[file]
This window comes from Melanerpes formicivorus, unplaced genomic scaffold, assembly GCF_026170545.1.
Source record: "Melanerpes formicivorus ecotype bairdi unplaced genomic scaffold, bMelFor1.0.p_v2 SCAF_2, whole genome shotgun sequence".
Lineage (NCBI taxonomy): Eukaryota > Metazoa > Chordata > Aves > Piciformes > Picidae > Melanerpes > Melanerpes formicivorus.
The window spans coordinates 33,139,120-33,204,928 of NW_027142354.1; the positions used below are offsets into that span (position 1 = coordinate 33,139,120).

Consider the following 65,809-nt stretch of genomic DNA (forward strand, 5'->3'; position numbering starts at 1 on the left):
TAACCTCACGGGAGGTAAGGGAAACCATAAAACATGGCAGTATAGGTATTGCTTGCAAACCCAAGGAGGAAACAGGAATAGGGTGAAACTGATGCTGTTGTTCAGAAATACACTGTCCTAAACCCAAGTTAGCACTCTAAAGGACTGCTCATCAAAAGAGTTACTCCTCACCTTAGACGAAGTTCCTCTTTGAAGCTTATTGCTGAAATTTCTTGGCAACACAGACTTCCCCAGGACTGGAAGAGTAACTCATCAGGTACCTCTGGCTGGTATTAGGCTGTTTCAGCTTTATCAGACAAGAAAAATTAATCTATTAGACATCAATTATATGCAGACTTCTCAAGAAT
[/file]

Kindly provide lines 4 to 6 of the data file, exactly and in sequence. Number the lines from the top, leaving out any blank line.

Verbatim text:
The window spans coordinates 33,139,120-33,204,928 of NW_027142354.1; the positions used below are offsets into that span (position 1 = coordinate 33,139,120).

Consider the following 65,809-nt stretch of genomic DNA (forward strand, 5'->3'; position numbering starts at 1 on the left):
TAACCTCACGGGAGGTAAGGGAAACCATAAAACATGGCAGTATAGGTATTGCTTGCAAACCCAAGGAGGAAACAGGAATAGGGTGAAACTGATGCTGTTGTTCAGAAATACACTGTCCTAAACCCAAGTTAGCACTCTAAAGGACTGCTCATCAAAAGAGTTACTCCTCACCTTAGACGAAGTTCCTCTTTGAAGCTTATTGCTGAAATTTCTTGGCAACACAGACTTCCCCAGGACTGGAAGAGTAACTCATCAGGTACCTCTGGCTGGTATTAGGCTGTTTCAGCTTTATCAGACAAGAAAAATTAATCTATTAGACATCAATTATATGCAGACTTCTCAAGAAT